Construction has finally begun on the Monsenor Romero Apartments on Mount Pleasant Street. Next Fall, former tenants of the Deauville can return to new and improved homes after the devastating 2008 fire. Plus, there’ll be at least 16 new affordable rental apartments for those who qualify.
“Right now we’re in the demoltiion phase,” says Rob Richardson of the National Housing Trust, the developer managing the project. He estimates that construction will take about 15 months.
The Monsenor Romero Apartments will include 63 affordable units. There will be 17 studios, 21 one-bedrooms, 21 two- bedroom and four three- bedrooms. Richardson estimates that as many as 47 households of former tenants will return and is excited about opportunities to house new tenants too. “We’ll start taking applications from next June,” he says.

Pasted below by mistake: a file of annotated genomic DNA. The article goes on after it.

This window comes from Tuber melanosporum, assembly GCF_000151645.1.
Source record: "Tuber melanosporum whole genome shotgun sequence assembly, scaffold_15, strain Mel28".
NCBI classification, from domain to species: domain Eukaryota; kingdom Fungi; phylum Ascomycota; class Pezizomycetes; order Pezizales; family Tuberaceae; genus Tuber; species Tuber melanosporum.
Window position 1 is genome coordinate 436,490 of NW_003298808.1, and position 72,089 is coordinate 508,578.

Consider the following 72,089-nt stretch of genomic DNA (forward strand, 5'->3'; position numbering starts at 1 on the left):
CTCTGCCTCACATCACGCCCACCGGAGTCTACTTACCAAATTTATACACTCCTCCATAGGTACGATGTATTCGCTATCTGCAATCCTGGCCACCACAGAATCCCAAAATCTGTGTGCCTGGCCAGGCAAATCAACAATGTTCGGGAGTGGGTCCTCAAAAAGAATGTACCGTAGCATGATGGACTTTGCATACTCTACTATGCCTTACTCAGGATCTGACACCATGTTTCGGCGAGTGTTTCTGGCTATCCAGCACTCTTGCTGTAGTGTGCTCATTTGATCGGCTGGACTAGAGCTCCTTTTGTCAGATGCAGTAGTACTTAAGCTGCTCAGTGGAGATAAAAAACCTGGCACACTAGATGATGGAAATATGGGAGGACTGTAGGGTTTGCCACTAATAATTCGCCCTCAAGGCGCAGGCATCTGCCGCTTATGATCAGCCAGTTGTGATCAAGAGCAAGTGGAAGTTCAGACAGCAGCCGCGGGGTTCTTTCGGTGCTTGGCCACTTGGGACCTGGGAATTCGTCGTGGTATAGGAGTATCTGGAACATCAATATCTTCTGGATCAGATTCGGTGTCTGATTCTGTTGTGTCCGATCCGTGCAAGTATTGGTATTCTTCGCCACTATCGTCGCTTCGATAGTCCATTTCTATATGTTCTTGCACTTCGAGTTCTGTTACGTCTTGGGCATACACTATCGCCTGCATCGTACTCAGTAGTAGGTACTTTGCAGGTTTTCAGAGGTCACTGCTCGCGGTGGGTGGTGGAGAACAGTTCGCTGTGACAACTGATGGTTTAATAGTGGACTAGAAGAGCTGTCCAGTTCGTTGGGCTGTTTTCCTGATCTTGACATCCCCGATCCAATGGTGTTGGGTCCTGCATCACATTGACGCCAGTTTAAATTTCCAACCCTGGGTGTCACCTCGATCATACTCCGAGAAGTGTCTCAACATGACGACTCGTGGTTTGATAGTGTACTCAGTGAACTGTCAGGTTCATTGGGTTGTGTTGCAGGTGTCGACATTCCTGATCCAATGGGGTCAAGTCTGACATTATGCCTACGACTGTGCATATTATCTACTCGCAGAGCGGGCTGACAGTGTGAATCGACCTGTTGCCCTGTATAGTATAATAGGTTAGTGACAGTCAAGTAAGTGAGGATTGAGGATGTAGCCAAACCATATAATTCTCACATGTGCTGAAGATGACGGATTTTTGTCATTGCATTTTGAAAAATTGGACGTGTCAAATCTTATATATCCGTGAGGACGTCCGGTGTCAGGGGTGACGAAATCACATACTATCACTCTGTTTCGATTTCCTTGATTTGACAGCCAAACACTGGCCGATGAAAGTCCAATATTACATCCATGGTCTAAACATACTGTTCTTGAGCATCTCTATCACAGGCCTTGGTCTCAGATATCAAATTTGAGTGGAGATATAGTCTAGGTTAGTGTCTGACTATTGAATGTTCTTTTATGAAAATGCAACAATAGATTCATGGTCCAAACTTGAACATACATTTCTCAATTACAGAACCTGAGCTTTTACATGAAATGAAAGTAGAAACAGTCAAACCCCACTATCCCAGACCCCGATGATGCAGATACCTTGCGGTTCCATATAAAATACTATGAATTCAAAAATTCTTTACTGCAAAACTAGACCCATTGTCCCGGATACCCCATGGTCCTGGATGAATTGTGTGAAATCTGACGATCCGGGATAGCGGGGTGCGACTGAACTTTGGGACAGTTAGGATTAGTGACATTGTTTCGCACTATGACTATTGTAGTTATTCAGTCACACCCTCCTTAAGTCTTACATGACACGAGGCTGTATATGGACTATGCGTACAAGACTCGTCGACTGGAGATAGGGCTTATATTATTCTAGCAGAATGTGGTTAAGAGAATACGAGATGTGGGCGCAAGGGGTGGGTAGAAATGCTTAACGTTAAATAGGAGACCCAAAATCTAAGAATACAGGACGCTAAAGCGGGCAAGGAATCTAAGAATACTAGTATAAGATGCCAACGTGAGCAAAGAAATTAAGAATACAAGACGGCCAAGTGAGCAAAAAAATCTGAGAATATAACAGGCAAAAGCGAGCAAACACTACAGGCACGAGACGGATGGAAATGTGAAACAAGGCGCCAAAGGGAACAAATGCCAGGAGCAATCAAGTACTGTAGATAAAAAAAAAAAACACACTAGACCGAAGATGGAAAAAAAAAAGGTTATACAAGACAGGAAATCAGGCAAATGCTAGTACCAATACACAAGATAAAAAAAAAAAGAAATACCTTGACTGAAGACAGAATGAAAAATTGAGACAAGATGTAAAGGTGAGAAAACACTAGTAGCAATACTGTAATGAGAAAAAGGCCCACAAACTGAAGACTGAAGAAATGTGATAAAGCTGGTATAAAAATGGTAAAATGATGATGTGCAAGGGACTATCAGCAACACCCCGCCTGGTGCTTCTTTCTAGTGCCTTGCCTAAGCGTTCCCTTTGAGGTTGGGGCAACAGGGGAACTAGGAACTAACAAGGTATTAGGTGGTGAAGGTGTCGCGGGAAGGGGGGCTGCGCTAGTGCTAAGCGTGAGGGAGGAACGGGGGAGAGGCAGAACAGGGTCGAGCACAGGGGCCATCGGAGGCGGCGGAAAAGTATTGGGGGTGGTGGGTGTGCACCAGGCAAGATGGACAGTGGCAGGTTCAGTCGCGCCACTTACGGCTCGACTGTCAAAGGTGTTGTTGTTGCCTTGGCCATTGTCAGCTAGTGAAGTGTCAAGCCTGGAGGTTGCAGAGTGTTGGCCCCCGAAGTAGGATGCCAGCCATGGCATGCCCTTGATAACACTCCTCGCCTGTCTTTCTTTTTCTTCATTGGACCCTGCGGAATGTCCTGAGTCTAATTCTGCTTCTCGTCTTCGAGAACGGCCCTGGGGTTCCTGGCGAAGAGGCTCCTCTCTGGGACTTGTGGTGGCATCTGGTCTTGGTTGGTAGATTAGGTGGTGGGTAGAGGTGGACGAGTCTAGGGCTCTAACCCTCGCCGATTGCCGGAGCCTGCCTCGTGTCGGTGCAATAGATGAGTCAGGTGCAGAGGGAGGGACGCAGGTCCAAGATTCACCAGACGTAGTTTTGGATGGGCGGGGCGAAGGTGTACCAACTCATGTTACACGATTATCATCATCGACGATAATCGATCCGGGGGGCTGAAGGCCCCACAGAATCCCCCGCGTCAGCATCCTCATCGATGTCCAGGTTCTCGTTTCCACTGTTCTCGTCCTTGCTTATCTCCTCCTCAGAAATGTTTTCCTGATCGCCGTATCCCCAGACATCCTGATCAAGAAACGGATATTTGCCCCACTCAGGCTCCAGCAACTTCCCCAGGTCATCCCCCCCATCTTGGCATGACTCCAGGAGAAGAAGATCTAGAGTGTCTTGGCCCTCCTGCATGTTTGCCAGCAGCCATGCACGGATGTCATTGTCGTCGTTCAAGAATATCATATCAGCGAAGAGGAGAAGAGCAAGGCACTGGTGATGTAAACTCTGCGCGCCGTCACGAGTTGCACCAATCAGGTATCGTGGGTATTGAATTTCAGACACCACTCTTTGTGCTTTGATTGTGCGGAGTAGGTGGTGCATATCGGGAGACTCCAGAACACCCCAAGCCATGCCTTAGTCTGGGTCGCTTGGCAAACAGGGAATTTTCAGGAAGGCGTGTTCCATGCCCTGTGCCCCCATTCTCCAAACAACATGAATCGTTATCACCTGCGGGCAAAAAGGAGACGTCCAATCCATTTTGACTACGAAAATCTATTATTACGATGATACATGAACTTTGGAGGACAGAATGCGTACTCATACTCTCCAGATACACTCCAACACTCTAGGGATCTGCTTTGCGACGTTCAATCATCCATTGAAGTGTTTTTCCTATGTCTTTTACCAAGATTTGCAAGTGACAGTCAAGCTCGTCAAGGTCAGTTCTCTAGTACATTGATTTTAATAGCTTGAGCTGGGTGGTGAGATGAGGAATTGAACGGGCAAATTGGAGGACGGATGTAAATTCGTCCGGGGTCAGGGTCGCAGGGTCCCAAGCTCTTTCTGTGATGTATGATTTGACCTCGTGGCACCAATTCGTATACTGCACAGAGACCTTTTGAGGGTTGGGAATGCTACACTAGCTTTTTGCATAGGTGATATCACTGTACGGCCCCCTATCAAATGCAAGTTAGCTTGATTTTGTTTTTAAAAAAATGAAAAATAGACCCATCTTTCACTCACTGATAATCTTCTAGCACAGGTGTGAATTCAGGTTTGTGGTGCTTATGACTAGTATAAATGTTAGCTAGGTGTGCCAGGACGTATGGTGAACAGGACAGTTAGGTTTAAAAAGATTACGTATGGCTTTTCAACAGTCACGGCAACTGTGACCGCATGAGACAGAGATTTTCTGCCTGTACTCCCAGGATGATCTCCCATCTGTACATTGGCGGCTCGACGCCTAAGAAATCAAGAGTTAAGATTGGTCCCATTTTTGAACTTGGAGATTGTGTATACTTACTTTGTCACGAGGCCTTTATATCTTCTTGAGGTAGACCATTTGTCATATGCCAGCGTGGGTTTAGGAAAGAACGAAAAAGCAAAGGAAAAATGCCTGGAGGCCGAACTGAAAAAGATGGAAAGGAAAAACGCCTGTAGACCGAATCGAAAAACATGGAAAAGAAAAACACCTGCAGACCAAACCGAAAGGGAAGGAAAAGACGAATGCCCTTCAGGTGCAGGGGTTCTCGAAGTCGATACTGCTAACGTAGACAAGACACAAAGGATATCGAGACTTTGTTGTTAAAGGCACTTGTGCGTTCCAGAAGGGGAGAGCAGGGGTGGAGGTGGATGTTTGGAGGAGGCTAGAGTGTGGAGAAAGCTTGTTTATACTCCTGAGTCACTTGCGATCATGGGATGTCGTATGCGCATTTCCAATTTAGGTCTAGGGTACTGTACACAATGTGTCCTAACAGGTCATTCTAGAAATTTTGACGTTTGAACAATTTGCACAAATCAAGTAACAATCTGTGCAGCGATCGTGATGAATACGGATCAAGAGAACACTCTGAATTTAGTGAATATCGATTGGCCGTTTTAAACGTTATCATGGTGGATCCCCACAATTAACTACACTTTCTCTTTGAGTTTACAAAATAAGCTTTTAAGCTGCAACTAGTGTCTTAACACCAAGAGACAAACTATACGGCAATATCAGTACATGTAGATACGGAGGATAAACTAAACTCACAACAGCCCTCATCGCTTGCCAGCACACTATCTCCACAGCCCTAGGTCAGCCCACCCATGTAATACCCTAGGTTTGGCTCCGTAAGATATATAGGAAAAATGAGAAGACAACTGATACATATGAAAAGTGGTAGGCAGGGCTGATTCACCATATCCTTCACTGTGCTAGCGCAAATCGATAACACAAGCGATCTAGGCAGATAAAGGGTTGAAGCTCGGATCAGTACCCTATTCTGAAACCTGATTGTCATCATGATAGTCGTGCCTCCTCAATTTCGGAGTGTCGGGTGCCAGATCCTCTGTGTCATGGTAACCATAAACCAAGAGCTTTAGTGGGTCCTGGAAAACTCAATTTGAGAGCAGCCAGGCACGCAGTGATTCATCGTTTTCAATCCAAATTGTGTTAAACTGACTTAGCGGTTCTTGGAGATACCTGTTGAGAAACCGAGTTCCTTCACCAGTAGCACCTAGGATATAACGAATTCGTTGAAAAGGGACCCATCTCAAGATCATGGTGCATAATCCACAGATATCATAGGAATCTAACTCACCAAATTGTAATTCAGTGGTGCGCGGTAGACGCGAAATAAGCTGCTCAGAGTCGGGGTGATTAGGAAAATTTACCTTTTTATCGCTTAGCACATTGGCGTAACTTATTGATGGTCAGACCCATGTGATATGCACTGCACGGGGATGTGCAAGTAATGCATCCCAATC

To qualify, prospective tenants must make 60% or less of DC’s median income. So for a single person, the annual income cut off will be $45,000. For a family of four the cut off will be around $64,380. “We’ve really gotten great community support for this project. It’s clear that maintaining affordable housing and economic diversity is important to Mount Pleasant neighbors.”
Richardson has been working with tenants displaced by the fire to bring the project to fruition. He's been struck by the strong sense of connection they have to Mount Pleasant and proud to be part of the team that's bringing them home.
"It’s pretty incredible that we have former tenants who are living six to a one bedroom apartment with three adults working and that’s still not enough to afford to live in decent housing. So in a city where hard work is not enough, you have to create affordable housing for everyday people. We have waiters and waitresses, hotel staff, cooks, nurses, construction
workers, hard working people who were displaced by the Deauville fire. Mount Pleasant is their home even if they’ve had to move away for the past five years. We are so proud to be carving out a space in a great historic neighborhood for them to live so they return to where all their friends and memories are rooted."
Go here to learn more about the project.